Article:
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No. 69: May-Jun 1990

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Megawalls Across The Cosmos

"The universe is crossed by at least 13 vast 'walls' of galaxies, separated by about 420 million light years, according to a team of British and American researchers. The walls seem to be spaced in a very regular way that current theories of the origin of the universe cannot explain."

'Walls' of galaxies
"Walls" of galaxies emerge when galaxy separation distance is plotted against the number of galaxies possessing specific separation distances. (128 million parsecs = 420 million light years).
The astronomers have collected observations of galaxy redshifts along a linear "borehole" through the universe 7 billion light years long centered on the earth. If the redshifts are assumed to be measures of distance (as mainstream thinking demands), one gets the clumping effect seen in the accompanying illustration.

(Henbest, Nigel; "Galaxies Form 'Megawalls' across Space," New Scientist, p. 37, March 19, 1990.)

Comment. Not mentioned in the above article are the papers by W.G. Tifft on quantized redshifts. (See SF#50, for example.)

It will be interesting to learn if "boreholes" pointed in other directions will encounter the same megawalls. If they do, the earth will be enclosed by shells of galaxies, much as some elliptical galaxies are surrounded by shells of stars. Wouldn't it be hilarious if the earth were at the center of these concentric shells? Some measurements of the universe's rotation also seem to imply geocentrism! It is more likely, however, that redshifts are just poor cosmological yardsticks. See our Catalog volume Stars, Galaxies, Cosmos for more on these subjects. Ordering information here.

From Science Frontiers #69, MAY-JUN 1990. 1990-2000 William R. Corliss

Science Frontiers Sourcebook Project Reviewed in:

Quotes

  • "A sourcebook of unexplained phenomena is therefore a valuable addition to a collection of scientific literature. William R. Corliss has provided this in the past with his source books of scientific anomalies in several subjects, and now he has provided it for astronomy. He has done an excellent job of collecting and editing a large amount of material, taken in part from scientific journals and in part from scientific reporting in the popular or semi-scientific press." -- "The Mysterious Universe: A Handbook of Astronomical Anomalies", reviwed by Thomas Gold, Cornell University, in Icarus, vol.41, 1980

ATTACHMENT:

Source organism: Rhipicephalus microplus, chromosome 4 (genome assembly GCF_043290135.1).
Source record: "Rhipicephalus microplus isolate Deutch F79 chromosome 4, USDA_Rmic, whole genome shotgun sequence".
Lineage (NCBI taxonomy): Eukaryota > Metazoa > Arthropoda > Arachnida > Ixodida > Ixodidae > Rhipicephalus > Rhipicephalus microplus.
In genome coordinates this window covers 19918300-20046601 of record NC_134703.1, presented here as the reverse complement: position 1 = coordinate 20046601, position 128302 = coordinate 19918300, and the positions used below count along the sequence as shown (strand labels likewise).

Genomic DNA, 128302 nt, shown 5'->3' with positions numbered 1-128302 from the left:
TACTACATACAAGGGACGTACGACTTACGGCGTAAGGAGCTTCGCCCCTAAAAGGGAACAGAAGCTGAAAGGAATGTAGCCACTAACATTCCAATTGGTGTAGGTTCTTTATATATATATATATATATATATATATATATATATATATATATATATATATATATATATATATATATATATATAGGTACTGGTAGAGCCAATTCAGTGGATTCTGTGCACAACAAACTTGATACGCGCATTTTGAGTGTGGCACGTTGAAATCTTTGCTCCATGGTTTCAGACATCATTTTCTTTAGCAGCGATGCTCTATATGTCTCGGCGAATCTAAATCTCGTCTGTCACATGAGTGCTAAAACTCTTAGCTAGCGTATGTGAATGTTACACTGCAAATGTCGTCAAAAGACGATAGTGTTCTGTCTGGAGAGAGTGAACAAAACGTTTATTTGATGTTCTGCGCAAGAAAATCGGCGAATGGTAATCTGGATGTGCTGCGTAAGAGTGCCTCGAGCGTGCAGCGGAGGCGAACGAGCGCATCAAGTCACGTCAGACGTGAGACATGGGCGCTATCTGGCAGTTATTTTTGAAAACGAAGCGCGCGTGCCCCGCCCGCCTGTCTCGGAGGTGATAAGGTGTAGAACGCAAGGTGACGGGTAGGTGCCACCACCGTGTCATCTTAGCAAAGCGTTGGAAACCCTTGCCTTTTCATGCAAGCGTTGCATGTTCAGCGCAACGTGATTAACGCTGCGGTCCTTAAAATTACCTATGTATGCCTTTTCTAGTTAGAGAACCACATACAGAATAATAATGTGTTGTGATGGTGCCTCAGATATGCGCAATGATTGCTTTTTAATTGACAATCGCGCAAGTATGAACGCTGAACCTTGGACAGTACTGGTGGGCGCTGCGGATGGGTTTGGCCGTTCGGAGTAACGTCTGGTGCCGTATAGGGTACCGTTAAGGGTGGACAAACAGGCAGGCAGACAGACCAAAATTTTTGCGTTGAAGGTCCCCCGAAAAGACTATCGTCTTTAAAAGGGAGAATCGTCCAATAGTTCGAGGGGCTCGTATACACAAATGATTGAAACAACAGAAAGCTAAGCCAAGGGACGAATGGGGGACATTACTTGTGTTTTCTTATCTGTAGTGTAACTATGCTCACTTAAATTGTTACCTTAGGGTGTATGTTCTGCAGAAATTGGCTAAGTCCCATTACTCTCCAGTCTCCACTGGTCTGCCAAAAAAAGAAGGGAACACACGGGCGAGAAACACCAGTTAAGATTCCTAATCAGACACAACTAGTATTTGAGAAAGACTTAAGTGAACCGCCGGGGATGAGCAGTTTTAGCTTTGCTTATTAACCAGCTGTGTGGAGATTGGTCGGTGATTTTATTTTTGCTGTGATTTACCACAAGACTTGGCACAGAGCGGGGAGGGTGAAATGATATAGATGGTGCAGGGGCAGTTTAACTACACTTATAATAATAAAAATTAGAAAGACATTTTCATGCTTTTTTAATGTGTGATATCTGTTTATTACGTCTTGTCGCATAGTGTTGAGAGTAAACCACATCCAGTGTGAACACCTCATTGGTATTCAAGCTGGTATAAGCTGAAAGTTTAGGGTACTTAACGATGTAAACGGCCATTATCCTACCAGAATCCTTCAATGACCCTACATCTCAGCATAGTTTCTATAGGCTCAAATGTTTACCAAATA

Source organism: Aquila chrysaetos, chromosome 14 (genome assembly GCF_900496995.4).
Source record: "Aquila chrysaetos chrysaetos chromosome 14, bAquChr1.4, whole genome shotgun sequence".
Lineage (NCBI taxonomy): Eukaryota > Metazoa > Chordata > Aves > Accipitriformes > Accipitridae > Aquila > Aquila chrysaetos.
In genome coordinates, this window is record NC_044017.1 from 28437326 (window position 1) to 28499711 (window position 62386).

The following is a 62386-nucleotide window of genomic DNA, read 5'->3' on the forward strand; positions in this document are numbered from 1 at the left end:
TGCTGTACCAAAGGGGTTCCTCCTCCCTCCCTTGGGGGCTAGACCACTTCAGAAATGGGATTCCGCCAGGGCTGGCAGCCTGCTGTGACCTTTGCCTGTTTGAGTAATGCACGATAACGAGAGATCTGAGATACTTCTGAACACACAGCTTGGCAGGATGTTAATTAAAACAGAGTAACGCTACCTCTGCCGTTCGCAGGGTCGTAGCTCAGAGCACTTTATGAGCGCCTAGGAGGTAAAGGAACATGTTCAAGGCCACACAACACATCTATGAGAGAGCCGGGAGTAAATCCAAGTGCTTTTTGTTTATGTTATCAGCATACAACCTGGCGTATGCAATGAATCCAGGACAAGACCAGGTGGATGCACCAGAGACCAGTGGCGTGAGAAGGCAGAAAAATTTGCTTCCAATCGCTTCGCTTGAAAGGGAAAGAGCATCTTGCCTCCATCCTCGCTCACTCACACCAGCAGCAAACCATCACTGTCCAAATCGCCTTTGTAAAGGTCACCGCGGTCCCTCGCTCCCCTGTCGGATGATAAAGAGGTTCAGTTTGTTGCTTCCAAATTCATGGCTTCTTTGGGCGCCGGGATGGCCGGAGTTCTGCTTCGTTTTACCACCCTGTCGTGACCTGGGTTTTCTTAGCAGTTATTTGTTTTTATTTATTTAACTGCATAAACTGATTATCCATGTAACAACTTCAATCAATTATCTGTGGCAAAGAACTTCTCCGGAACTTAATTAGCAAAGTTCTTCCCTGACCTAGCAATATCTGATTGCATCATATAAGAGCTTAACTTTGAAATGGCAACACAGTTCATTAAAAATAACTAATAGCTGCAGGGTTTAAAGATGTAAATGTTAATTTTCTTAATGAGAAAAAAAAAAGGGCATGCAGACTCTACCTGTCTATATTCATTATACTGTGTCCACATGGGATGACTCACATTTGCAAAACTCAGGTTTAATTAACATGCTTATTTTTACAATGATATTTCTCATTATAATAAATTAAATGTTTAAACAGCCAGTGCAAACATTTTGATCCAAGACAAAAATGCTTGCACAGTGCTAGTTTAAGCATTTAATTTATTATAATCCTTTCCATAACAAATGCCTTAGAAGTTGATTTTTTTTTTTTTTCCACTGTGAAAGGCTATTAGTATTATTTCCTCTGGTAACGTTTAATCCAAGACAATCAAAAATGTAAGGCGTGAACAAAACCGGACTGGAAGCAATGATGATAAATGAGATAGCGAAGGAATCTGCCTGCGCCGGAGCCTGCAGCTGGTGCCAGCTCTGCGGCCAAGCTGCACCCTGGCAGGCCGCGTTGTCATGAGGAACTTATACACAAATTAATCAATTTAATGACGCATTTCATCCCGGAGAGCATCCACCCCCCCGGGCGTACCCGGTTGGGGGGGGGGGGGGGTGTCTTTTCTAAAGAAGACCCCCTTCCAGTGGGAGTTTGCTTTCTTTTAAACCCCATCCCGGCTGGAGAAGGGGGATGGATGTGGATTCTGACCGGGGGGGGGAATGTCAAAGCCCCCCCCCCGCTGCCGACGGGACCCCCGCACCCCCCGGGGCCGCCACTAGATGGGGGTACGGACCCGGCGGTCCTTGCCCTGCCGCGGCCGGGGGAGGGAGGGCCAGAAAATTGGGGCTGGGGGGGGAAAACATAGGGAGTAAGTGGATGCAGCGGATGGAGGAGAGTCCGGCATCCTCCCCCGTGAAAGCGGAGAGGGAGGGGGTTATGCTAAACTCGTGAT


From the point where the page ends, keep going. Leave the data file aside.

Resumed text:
• "An interesting, systematic presentation of unusual weather [..] This book is recommended for a general audience" --"Corliss, William R., Tornados, Dark Days, Anomalous Precipitation, and Related Weather Phenomena, Sourcebook Project, 1983.", revieweed in Choice, September 1983
  • "..the science is necessarily somewhat speculative, but Corliss's symthesis is based on reputable sources." -- "Corliss, William R. (Compiler). Lightning, Auroras, Nocturnal Lights, and Related Luminous Phenomena" reviwed by Joseph M. Moran, Univ. of Wisconsin in Science Books and Films, Sep/Oct 1983

  • "Before opening the book, I set certain standards that a volume which treads into dangerous grounds grounds like this must meet. The author scrupulously met, or even exceeded those standards. Each phenomenon is exhaustively documented, with references to scientific journals [..] and extensive quotations" -- "Book Review: The moon and planets: a catalog of astronomical anomalies", The Sourcebook Project, 1985., Corliss, W. R., Journal of the Royal Astronomical Society of Canada, Vol. 81, no. 1 (1987), p. 24., 02/1987